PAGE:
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The Ultimate in Queer Assimilation Narratives

By Alison Lanier | TV | May 30, 2023 |

By Alison Lanier | TV | May 30, 2023 |

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Netflix’s The Ultimatum: Queer Love will air its next batch of drama-fueled episodes this Wednesday. This iteration of The Ultimatum features lesbian couples in a temptation-island-style challenge: one member of an existing couple, who is ready for marriage, issues the titular “ultimatum” to their partner: go into a trial marriage with another woman to test if the existing couple has a future. Yeah, I will in no way argue this makes sense. In the end, each contestant must leave the show engaged to someone or alone—No middle ground.

I tuned in with the vast optimism that this might be the kind of lightning-in-a-bottle messy queer representation that we got with Are You The One Season 8. What we got with The Ultimatum is much more disappointing and insidious.

The show, as reality TV is wont to do, frames monogamous marriage as the ultimate goal, the be-all-end-all fulfillment that the contestants should aspire to. That’s nothing new with reality TV. Bachelor Nation knows this standard all too well and shared its formula broadly as an early trendsetter in the genre. What makes this teleology toward marriage so strange and strained in this context is its specific grounding as a “queer” experience.

The hesitation around queer/gay assimilation into existing systems and institutions is nothing new: it’s been a fervent debate as long as there’s been talk about resisting assimilation. Back in 2010, Mattilda Bernstein Sycamore, editor of That’s Revolting: Queer Strategies for Resisting Assimilation, told NPR that “the mainstream gay movement at this point, it’s centered around this assimilationist access. The dominant issues have become accessing straight privilege. So marriage, military service, adoption, ordination into the priesthood … And what’s so sad is that instead of the radical roots of gay liberation.”

Namely, conformity and assimilation of long-marginalized people leaves a bad taste in the mouth of a historically radical group of activists.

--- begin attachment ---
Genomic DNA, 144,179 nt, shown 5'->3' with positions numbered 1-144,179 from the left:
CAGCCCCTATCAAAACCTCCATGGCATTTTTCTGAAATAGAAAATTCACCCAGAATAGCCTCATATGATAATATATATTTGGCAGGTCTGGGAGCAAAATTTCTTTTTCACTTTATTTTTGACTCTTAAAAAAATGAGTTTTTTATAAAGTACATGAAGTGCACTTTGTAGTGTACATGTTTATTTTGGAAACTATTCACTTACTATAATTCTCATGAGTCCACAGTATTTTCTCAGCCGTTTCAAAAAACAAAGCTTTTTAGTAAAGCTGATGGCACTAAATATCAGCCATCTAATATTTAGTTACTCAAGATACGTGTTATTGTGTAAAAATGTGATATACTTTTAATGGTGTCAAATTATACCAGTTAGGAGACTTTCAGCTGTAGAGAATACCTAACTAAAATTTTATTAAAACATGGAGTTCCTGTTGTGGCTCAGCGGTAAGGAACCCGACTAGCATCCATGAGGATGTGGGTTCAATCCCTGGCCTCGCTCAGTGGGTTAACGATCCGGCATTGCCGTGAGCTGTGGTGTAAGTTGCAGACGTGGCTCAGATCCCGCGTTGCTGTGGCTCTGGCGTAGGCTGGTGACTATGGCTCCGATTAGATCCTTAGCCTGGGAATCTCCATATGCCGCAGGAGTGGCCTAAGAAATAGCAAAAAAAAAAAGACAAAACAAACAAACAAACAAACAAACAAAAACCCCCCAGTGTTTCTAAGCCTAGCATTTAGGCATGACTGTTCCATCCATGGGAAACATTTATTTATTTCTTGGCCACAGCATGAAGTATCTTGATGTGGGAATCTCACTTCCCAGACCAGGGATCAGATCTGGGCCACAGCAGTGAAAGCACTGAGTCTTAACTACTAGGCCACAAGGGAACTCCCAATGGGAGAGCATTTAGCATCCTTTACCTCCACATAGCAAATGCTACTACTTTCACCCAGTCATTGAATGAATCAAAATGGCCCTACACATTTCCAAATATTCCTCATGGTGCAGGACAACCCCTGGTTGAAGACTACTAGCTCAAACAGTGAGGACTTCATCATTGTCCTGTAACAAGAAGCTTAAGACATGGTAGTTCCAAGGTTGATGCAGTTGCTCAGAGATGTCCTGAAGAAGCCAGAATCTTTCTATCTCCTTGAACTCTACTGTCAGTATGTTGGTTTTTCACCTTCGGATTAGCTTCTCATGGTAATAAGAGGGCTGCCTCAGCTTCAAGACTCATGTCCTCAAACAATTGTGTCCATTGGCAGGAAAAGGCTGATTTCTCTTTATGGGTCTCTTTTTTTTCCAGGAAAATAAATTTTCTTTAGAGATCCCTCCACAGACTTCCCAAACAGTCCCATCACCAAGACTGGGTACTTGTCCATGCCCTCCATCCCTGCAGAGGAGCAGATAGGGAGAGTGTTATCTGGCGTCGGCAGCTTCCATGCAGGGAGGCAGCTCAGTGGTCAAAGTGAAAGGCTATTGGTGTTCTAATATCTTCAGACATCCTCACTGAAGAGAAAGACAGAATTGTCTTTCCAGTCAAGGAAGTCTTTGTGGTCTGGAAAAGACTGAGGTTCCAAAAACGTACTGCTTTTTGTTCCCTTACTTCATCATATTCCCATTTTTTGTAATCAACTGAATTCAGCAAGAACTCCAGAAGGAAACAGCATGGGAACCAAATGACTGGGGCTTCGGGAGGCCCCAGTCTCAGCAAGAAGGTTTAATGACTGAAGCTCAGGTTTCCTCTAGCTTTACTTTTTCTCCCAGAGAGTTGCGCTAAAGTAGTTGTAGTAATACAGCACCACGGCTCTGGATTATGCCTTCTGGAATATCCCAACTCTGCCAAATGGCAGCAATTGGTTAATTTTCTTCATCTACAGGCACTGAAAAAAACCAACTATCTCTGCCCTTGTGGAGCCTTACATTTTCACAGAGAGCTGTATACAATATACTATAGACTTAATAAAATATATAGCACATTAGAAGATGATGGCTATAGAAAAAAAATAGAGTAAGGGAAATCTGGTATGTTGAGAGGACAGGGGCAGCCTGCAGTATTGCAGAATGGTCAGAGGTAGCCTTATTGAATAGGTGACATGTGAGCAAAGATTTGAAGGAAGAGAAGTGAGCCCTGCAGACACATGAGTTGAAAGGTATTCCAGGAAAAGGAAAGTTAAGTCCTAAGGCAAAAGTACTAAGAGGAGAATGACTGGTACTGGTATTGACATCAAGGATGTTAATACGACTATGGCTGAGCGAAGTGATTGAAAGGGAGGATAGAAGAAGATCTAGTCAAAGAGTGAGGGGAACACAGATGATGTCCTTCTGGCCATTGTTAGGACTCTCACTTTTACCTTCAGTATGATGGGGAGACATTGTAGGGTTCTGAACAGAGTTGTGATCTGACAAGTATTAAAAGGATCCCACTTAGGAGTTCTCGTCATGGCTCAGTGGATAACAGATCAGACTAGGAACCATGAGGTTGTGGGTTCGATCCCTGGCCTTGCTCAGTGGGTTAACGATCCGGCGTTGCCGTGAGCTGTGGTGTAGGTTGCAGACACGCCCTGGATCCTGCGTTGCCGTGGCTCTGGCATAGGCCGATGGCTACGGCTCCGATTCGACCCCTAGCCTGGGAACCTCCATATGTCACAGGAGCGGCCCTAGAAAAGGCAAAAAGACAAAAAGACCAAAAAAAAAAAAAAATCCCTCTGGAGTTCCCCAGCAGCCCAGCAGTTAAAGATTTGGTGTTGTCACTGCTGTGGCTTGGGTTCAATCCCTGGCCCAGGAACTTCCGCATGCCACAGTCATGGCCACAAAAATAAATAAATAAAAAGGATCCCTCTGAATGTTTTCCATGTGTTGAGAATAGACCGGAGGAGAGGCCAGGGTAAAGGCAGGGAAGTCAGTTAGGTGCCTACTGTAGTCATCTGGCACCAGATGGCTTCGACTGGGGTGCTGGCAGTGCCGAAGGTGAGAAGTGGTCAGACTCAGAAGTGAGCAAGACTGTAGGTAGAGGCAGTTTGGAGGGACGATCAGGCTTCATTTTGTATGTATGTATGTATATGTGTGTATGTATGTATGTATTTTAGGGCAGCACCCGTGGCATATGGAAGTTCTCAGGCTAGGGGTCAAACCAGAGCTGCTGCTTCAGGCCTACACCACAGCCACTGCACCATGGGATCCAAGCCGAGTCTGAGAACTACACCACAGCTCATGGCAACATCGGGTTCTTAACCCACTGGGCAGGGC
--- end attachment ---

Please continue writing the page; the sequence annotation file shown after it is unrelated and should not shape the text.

Now, I write all this as a queer woman with an active-duty military spouse, and who has health insurance through military spousal rights, and was only able to finish grad school because I had access to the GI Bill. Access to rights is a lifeline. There’s no arguing that. The argument is around the systems and ideologies we fit ourselves into — or, as the NPR interviewer paraphrased, “The dominant signs of straight conformity have become the ultimate measures of gay success.”

This is a rabbit hole, no question. It’s a slippery question of ideology at a time when lives are on the line in the queer community. Put more simply, as legendary queer performance artist and filmmaker Jack Smith put it, “Normalcy is the evil side of homosexuality.” And yet normalcy can be, and often is, a necessary safety measure for survival.

This debate has, as I’ve said, been raging for decades. But The Ultimatum feels like the ultimate in assimilationist narratives—we are conditioned to want what you are conditioned to want, says the show. We fit into the comfortable normative shape of engagement and marriage. Queer love fits the same mold that straight narratives have been shaping on reality TV for years. And that feels gross to me in a deep and visceral way, at a gut level that’s hard to articulate. I mean, think of the Ghostbusters remake—you too, women, can be shoehorned into a famous male narrative! Is this feminism yet? Did we do it right?? It feels like less representation and more rebranding, a pre-existing product remodeled for a new audience—audience, here, as a synonym for target consumer—who will pay for it all over again because it has different flavor sprinkled on top. Don’t you feel included?

There’s a very unintentionally telling moment when one contestant, who’s falling for two women at once, makes an off-hand comment about wanting to form a triad with both. Can we do that? she asks. I know it’s not a legal marriage but…(Sidenote: It is legal in Somerville, MA.) The comment is laughed off as a joke, but it’s a perfect showcase of how the contestants are being forced into this hetero-mono-normative shoebox at the expense of being allowed to explore relationship styles that might fit them better. Poly people are under that titular “queer love” umbrella too, Netflix, if we’re talking about queer relationships as relationships that disrupt and deconstruct the “rules” of heteronormative relationships.

There’s also the aspect of the show where the ultimatum-givers and ultimatum-receivers are framed in a binary of “mature and ready to settle down” and “immature and not ready to commit.” But “settling down” isn’t automatically the be-all-end-all in life, obviously. I get that it’s part of the show’s conceit, but there’s a lot of internalized queer resistance to that kind of thinking that makes it particularly bleh in this context. The same kind of internalized resistance that’s fueling this article, probably.

This is all skirting around the truly messy, top-tier reality TV drama that the Queer Love lesbian couples produce on screen. If you like reality TV, it’s super engaging. Also, Vanessa is fully awful. But its premise struck a nerve with me, a reaction I’m still wrestling with as I admittedly await the next episode drop.